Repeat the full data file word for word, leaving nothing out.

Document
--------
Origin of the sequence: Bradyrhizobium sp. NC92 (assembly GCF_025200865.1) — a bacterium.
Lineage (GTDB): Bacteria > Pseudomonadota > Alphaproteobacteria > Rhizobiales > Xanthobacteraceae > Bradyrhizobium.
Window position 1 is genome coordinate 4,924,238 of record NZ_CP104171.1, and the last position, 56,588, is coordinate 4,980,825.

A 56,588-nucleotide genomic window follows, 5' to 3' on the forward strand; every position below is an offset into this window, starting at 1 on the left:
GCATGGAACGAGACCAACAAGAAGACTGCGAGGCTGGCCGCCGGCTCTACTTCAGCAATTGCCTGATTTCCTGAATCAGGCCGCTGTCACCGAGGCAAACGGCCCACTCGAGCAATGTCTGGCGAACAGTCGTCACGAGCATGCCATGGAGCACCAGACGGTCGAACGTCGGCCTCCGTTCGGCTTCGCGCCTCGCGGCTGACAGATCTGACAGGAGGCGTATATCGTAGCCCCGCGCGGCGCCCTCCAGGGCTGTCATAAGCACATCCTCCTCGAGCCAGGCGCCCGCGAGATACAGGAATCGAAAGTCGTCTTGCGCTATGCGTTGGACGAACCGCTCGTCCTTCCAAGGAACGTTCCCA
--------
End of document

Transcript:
Origin of the sequence: Bradyrhizobium sp. NC92 (assembly GCF_025200865.1) — a bacterium.
Lineage (GTDB): Bacteria > Pseudomonadota > Alphaproteobacteria > Rhizobiales > Xanthobacteraceae > Bradyrhizobium.
Window position 1 is genome coordinate 4,924,238 of record NZ_CP104171.1, and the last position, 56,588, is coordinate 4,980,825.

A 56,588-nucleotide genomic window follows, 5' to 3' on the forward strand; every position below is an offset into this window, starting at 1 on the left:
GCATGGAACGAGACCAACAAGAAGACTGCGAGGCTGGCCGCCGGCTCTACTTCAGCAATTGCCTGATTTCCTGAATCAGGCCGCTGTCACCGAGGCAAACGGCCCACTCGAGCAATGTCTGGCGAACAGTCGTCACGAGCATGCCATGGAGCACCAGACGGTCGAACGTCGGCCTCCGTTCGGCTTCGCGCCTCGCGGCTGACAGATCTGACAGGAGGCGTATATCGTAGCCCCGCGCGGCGCCCTCCAGGGCTGTCATAAGCACATCCTCCTCGAGCCAGGCGCCCGCGAGATACAGGAATCGAAAGTCGTCTTGCGCTATGCGTTGGACGAACCGCTCGTCCTTCCAAGGAACGTTCCCA